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Thomas Fleming on
the Continental Congress

Thomas Fleming Q: Talk about the Valley Forge experience.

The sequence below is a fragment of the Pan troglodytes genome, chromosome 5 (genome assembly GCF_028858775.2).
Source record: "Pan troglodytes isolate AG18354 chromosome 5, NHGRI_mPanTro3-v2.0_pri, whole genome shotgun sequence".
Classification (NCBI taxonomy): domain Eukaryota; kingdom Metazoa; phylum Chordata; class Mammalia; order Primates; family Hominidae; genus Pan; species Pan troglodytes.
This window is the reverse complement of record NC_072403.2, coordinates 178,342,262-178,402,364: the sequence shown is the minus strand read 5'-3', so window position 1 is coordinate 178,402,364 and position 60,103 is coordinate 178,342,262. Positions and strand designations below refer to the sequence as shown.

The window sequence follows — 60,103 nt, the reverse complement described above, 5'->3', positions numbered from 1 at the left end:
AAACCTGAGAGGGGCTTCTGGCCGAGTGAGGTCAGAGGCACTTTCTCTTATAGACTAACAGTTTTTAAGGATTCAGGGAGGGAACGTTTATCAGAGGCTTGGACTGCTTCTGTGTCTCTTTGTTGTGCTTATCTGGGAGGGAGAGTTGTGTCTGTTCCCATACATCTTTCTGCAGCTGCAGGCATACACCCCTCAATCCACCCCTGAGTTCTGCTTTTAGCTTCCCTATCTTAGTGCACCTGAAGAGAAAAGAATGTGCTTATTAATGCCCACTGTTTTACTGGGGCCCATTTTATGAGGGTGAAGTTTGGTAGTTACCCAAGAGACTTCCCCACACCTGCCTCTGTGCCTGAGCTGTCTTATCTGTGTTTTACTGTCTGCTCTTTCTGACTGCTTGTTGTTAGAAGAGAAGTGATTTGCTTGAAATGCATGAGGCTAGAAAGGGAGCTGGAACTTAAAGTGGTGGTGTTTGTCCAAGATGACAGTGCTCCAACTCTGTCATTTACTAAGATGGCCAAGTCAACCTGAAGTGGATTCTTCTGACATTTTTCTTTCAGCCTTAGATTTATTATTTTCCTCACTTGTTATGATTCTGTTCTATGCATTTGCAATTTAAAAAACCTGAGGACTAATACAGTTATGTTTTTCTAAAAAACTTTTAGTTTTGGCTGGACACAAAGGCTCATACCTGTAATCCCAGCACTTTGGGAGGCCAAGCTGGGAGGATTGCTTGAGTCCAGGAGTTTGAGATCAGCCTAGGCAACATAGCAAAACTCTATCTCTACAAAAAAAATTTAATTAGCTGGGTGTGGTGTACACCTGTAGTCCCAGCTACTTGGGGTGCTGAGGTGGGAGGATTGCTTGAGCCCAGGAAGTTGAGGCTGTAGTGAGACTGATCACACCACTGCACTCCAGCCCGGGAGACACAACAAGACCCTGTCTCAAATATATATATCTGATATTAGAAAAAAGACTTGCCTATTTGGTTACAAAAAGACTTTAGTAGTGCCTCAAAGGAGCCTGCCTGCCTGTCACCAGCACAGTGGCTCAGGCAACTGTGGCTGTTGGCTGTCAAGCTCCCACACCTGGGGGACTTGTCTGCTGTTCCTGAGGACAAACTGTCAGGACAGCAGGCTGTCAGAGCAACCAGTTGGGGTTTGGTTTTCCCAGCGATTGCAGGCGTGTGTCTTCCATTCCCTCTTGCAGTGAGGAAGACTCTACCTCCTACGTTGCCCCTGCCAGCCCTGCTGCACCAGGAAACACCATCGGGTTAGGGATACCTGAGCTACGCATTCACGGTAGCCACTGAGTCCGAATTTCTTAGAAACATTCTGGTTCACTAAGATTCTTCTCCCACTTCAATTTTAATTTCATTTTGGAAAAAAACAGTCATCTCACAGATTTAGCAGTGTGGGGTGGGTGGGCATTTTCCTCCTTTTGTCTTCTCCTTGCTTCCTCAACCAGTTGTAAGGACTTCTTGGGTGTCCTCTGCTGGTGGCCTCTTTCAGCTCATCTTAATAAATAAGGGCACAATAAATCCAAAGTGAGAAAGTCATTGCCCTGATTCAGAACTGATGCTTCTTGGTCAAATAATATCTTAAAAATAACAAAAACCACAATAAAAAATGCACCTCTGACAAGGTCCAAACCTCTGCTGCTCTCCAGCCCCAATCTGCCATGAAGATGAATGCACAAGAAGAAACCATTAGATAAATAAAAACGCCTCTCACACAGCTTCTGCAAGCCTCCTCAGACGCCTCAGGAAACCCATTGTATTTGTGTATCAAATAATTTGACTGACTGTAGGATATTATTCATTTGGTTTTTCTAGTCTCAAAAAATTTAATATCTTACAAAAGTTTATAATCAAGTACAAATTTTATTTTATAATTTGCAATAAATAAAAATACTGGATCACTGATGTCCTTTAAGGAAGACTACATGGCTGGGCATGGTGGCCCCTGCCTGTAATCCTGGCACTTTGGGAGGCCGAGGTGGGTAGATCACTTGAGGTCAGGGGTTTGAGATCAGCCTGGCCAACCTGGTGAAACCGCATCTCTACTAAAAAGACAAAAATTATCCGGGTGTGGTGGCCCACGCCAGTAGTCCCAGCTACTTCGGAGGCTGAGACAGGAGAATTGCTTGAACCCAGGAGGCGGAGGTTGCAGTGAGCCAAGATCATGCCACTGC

A:When Hamilton was in his early twenties he was reading both the best philosophers in Europe, and economists, and he was thinking already like a statesman, but he was also seeing this horrible example of a government that didn't work. The Continental Congress was trying to do everything. It was the executive, it was the legislative and, practically, the judicial branch of the government all in one lump. And he saw this as a failure of State craft, but he also saw it as a failure of the American people. They didn't seem to care that there are guys who were devoting their lives to try to win this war, risking their lives on a battlefield, and they were letting them starve. But, he probably didn't stop to think that most of the people -- in an era where there were no real communications or anything like that -- weren't aware of how bad off the army was. It was a fairly well-kept secret, but nonetheless, the representatives of the people in Continental Congress knew, and they didn't seem to be able to do anything about it. So this convinced him that there had to be a form of government where responsible people had substantial amounts of power. He tended to think in terms of the best people ruling.

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